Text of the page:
Despite variation across the state, land values in Iowa are on the rise overall.

Statewide farmland values are up 0.8% since March, according to the REALTORS Land Institute, which released its fall report Sept. 20.

Despite the increase, values are still down slightly from this point a year ago, with a statewide average decrease of 0.2%.

“We continue to see land values be very steady,” said Kyle Hansen, a Realtor with Hertz Farm Management in Nevada, Iowa. “It’s really kind of a sideways trend right now. We’ve been in that trend for the last 18-24 months.”

In the nine crop reporting districts, the North Central and East Central regions saw the largest increase in value, both climbing 1.8% over the past six months. Northwest Iowa saw the largest decrease with values falling 1.2%.

Over the past year, the Southeast region saw the biggest gains with a 4.4% increase in value, while the South Central and Northeast regions were each down 1.9%.

Only three crop reporting districts (West Central, East Central and Southeast) saw overall gains for the past 12 months.

While not specifically asked in the survey, Hansen said he was under the impression cash rents are relatively steady.

Southeast Iowa’s big gains came as they raised a better crop after a couple years of drought and saw the completion of some highway expansion projects, according to Matt Vegter of Hertz Farm Management said.

Hansen said issues that may reflect negatively on the land market are the low commodity prices and uncertainty over world trade agreements. He said future values are tied to commodity prices and overall yields.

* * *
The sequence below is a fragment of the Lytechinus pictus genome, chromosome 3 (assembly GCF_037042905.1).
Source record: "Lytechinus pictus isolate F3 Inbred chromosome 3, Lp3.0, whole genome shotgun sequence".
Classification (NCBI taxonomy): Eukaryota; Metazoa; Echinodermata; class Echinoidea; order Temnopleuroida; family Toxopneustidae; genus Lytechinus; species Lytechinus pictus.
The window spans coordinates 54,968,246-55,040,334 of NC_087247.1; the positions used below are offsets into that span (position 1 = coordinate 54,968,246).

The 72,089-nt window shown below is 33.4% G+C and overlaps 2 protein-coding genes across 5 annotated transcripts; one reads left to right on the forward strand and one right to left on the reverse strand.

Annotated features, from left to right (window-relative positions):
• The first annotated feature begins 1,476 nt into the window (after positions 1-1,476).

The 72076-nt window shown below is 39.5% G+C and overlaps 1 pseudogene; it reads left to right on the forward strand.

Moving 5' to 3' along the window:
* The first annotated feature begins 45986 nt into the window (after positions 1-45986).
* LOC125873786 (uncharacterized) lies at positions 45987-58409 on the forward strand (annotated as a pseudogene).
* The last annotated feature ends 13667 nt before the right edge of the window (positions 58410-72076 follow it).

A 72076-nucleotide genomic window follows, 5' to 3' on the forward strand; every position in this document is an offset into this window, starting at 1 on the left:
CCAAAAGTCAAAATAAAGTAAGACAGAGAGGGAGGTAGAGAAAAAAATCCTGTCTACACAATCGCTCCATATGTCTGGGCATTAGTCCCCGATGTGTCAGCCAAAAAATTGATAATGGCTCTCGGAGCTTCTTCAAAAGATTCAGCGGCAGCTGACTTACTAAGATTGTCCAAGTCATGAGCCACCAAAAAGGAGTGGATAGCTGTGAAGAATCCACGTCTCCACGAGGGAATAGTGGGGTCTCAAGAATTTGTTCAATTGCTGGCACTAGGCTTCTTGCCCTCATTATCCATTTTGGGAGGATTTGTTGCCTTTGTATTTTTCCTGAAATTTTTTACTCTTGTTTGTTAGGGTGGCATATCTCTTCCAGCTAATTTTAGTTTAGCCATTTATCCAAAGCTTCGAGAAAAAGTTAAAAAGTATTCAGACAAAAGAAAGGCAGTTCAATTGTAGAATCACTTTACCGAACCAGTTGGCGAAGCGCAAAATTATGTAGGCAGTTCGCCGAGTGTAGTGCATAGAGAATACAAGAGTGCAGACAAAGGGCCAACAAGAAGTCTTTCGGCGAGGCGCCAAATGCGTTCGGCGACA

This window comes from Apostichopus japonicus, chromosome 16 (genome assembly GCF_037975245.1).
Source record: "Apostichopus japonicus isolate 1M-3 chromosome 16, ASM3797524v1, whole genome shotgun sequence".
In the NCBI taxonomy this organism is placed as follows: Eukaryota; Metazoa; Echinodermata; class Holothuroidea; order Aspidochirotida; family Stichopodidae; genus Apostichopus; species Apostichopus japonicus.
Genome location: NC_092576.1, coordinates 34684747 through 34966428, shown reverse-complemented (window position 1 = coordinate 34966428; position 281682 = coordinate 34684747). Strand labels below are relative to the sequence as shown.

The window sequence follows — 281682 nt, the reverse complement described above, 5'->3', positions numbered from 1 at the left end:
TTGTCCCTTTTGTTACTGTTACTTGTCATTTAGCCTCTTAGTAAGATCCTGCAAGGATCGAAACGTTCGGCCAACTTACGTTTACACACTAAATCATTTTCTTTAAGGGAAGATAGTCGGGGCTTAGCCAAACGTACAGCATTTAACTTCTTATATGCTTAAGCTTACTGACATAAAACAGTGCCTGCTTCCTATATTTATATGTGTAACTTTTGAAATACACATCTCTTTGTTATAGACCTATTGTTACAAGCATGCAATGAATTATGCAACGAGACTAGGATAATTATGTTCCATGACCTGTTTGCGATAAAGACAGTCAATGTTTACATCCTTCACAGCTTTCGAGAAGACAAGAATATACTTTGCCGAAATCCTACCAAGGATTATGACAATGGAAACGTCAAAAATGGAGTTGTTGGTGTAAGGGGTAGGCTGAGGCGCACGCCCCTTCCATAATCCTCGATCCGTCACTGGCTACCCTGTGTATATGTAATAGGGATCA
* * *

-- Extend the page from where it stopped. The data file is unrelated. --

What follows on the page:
Working in favor of Iowa land values is the limited amount of land on the market, Hansen said.

“For good, high quality ground we continue to see competition,” he said.

Hansen noted there is an uptick in land for sale, but most of the sellers are estates getting rid of the land.

“A lot of them are saying we’ve seen some stabilization in the market and … decided now was the right time to sell,” Hansen said. “Some have commented that with the trade wars they are feeling there may be some negative pressure downward.”

Hansen noted that farmers receiving the second round of payments from the Market Facilitation Program has been helpful for overall values.

“We believe that with those payments, it helps to stabilize the current land values,” Hansen said. “There was a lot of negative attitudes in the market previous to that second round of payment.”

Hansen said some of his observations show that having strong buyers and yield are an important characteristic for some areas with higher land values.

In the report, pasture and timber acre values were on the rise.

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